(5) The Vienna Document (1990). Rademaker said Russia has been selective in its implementation of the Vienna Document, which is a set of regularly updated security- and confidence-building measures in force throughout the OSCE “zone of application,” which includes all the territory of participating European and Central Asian nations and the area west of the Ural Mountains in Russia. The periodic failure by Moscow to comply with the treaty has resulted in a loss of transparency about the country’s military activities, Rademaker said.

 

Yukos and Economic Security

Tim Osborne testified about the economic dimension of the Helsinki process, using the situation surrounding Yukos Oil Co. as a case study. Osborne said the Russian government “clearly demonstrated its attitude to international legal obligations and the rule of law” in the Yukos case, which resulted in Russian state oil company Rosneft acquiring most of Yukos’s assets and former Yukos CEO Mikhail Khodorkovsky being imprisoned on fabricated charges until 2013. According to Osborne, Russia “is not honoring its obligations and commitments under the rule of law or in a manner consistent with the Helsinki process.”

The Yukos affair resulted in two multi-billion-dollar law suits, one brought by former Yukos shareholders at the Permanent Court of Arbitration in The Hague and the other brought by former managers of Yukos at the European Court of Human Rights (ECHR) in Strasbourg. The Hague court ruled that Russia had violated the Energy Charter Treaty and ordered the government to pay $50 billion for seizing Yukos assets. Russia has refused to pay the damages, leading Yukos shareholders to ask several countries to enforce the decision by seizing Russian assets. Russia has also refused to comply with a ruling of the ECHR that awarded Yukos shareholders 1.9 billion euros ($2.6 billion). According to Osborne, Russia has said it has no plan in place to compensate Yukos shareholders. “Russia cannot be trusted in international matters, and even when it has signed up to international obligations, it will ignore them if that is what it thinks serves it best,” Osborne said.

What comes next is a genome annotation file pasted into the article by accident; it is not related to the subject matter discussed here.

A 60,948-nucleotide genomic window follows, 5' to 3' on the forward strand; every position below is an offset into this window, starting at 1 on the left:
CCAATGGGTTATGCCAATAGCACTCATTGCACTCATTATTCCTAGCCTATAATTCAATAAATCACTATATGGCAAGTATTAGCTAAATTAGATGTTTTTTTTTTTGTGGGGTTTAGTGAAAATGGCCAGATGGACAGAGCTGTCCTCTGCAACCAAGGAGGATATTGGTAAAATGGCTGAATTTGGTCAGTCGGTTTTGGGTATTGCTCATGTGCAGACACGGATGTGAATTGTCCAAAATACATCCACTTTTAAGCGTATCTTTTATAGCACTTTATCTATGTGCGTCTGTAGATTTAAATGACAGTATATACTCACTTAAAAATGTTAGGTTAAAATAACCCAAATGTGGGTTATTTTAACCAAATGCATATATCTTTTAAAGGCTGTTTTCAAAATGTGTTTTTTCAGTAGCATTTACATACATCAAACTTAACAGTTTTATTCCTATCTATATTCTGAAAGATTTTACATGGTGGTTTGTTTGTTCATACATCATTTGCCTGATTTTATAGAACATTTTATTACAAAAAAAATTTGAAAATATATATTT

Ambassador Alan Larson said Russia had engaged in the “uncompensated expropriation of billions of dollars of U.S. investments in Yukos Oil Company. American investors, who owned about 12 percent of Yukos at the time of the expropriation, have claims worth over $14 billion, and they are entitled to compensation under international law.”

 

Policy Responses

Larson also argued that Russia had not adhered to the Helsinki framework in recent years and failed to respect the rule of law. In light of Russia’s behavior, Larson recommended that Congress and the White House take the following steps:

  • Recognize that respect for the rule of law is a strategic objective that lies at the heart of the security, economic, and commercial dimensions of the Helsinki framework.
  • Ensure that Russia is held accountable for its actions in Ukraine, including its occupation of Crimea and interference in eastern Ukraine.
  • Pressure Russia to implement the rule of law principles for business as stipulated in Section 202 of the Russia Permanent Normal Trade Relations (PNTR) bill before Congress.
  • Make clear that American shareholders in Yukos Oil must be fully compensated.
  • Seriously engage Russia on the anti-corruption agenda.
  • Strongly urge the Kremlin to open up more political space for civil society to operate in Russia.
  • Maintain a common approach with the European Union and other allies on sanctions related to Ukraine.
  • Demonstrate that the United States is seriously committed to leading by example.

At the hearing’s conclusion, Rep. Smith said that members of the commission were prepared to address the discussed issues and to mobilize other members of the House, the Senate, and the Obama Administration. The commission plans to hold a second hearing on related topics in the near future.